CCC Chairman Steven Hoffman said in a press release that this “sales milestone represents licensees’ ability to successfully support a safe, accessible, and effective adult-use industry, and I am pleased the resulting tax benefits will have a significant impact on communities throughout the Commonwealth.”

In September, a study by UConn professor Fred Carstensen, who serves as the director of the Connecticut Center for Economic Analysis at the UConn School of Business, concluded that legalizing recreational marijuana in Connecticut would generate between $784 million and $952 million in new state tax revenue over five years. 

The study, funded by the Marijuana Policy Project, says direct new revenue from legalization would range from $35 million to $48 million in the first year of sales to as high as $223 million in the fifth year, stating that "No matter which tax regime the state chooses and no matter how it spends the new revenues, legalization will generate significant job creation, strong growth in GDP, and hundreds of millions in new tax revenues.''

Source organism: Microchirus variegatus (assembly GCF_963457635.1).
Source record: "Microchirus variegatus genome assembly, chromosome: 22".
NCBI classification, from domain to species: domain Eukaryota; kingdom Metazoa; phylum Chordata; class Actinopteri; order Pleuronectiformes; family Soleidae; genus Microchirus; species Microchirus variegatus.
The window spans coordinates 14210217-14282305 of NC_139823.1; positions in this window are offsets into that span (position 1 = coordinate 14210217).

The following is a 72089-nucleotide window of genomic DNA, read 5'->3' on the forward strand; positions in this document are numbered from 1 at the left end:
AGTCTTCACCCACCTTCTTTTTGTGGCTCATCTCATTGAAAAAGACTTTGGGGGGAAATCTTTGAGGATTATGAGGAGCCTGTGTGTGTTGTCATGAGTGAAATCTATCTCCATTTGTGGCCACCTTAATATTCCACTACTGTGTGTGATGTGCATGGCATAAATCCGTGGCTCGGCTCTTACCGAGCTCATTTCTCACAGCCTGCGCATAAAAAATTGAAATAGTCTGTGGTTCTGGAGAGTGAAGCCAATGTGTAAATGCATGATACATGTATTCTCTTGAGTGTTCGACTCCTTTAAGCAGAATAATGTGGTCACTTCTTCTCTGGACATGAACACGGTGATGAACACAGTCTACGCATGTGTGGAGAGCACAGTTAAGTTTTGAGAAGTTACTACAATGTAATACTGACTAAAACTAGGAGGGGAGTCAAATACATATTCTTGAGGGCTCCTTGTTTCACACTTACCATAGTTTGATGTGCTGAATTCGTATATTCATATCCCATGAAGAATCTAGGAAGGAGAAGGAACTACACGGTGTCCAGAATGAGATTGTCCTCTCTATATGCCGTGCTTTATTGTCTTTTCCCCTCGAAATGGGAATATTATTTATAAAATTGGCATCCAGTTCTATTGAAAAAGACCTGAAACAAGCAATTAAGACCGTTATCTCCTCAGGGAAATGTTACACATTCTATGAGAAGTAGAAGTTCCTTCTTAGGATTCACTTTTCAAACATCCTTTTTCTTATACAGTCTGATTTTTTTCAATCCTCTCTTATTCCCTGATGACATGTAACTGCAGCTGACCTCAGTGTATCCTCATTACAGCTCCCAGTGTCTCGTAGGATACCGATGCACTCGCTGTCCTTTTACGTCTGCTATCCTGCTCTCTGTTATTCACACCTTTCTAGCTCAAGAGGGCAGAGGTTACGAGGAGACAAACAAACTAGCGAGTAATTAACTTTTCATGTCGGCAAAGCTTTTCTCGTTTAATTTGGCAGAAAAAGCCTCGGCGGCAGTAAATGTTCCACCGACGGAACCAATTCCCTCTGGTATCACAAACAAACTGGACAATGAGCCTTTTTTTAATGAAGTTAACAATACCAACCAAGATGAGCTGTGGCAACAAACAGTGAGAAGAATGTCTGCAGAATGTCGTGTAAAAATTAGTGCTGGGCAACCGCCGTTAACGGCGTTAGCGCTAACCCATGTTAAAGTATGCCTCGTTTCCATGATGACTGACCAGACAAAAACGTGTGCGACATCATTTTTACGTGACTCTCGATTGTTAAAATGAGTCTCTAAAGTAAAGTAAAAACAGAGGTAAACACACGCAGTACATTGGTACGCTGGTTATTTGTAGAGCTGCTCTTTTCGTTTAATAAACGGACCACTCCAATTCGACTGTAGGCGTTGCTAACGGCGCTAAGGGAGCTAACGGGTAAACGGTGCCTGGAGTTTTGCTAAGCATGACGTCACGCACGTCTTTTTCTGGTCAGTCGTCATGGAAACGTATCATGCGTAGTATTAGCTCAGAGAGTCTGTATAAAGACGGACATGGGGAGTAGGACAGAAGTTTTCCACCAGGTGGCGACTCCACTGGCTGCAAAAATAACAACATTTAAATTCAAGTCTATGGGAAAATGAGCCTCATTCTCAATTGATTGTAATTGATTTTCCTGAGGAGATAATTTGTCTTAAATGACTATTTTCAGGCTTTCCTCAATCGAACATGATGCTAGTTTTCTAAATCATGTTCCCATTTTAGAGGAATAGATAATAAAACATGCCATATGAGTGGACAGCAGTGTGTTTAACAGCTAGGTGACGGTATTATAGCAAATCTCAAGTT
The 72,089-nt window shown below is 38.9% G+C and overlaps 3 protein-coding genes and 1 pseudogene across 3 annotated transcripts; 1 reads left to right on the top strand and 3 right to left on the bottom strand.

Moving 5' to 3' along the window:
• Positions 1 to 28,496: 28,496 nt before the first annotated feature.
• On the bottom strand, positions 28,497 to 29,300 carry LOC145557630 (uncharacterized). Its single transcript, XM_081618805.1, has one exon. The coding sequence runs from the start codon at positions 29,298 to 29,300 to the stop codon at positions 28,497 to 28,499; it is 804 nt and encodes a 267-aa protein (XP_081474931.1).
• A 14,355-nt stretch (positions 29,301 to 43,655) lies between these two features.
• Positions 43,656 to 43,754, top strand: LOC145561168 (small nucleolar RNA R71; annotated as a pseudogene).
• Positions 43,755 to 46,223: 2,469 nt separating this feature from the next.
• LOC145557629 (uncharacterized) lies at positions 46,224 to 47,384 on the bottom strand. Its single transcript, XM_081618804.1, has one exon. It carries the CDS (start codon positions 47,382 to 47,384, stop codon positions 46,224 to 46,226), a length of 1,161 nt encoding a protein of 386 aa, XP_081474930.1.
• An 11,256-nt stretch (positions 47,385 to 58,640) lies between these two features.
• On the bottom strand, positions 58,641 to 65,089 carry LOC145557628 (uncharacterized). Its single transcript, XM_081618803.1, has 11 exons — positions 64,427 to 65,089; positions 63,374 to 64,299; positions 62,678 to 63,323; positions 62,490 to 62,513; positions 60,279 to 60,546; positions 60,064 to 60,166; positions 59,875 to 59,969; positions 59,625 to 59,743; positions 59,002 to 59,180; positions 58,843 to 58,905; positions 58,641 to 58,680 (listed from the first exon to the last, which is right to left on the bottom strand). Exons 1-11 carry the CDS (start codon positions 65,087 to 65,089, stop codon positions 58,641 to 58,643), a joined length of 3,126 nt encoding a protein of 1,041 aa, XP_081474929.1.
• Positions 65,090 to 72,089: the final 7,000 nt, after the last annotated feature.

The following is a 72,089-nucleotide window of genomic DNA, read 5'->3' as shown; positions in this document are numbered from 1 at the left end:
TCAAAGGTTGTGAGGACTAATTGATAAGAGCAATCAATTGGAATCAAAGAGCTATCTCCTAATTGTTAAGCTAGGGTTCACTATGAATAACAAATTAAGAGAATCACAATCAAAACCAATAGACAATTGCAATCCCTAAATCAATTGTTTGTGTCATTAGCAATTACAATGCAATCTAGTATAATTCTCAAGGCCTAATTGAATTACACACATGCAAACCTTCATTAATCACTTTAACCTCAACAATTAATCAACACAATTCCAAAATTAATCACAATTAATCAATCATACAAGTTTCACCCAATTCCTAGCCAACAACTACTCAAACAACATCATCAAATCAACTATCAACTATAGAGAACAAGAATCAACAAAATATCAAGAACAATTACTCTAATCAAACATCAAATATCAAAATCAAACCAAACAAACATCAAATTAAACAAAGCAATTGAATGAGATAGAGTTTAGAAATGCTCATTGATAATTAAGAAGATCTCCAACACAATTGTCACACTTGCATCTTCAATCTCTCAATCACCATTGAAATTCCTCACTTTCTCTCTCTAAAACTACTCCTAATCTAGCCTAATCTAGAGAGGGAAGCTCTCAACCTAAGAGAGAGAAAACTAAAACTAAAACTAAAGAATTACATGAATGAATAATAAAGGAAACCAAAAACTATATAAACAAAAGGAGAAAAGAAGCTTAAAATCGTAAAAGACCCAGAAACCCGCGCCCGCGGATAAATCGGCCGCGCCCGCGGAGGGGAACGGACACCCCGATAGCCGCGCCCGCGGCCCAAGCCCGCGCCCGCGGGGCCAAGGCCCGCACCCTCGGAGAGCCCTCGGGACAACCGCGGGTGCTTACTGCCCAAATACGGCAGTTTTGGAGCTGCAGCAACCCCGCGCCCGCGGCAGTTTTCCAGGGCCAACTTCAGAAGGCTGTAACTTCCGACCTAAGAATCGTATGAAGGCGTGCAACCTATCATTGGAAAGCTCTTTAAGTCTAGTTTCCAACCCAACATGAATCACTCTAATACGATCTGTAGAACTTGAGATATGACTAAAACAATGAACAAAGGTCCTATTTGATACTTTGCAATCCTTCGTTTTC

“The sky hasn’t fallen” in Massachusetts after their legalization law took effect, Ward said, a reality that Connecticut can see first-hand, just across the state line, as it considers the issue once again.

At the start of the 2020 legislative session, Governor Lamont supported an extensive legislative proposal, and key members of the administration testified in support of legalization at a public hearing just weeks before the session was cut-short due to the COVID crisis and the State Capitol was closed.

“We can no longer stick our heads in the sand,” Lamont wrote in written testimony submitted in March. “Cannabis is currently, and will be increasingly, available to residents of Connecticut.”

Connecticut legalized the sale of medical marijuana in 2012 and it has decriminalized the possession of small amounts of pot, but no legalization bill has come to a floor vote in either chamber of the General Assembly.  Yet.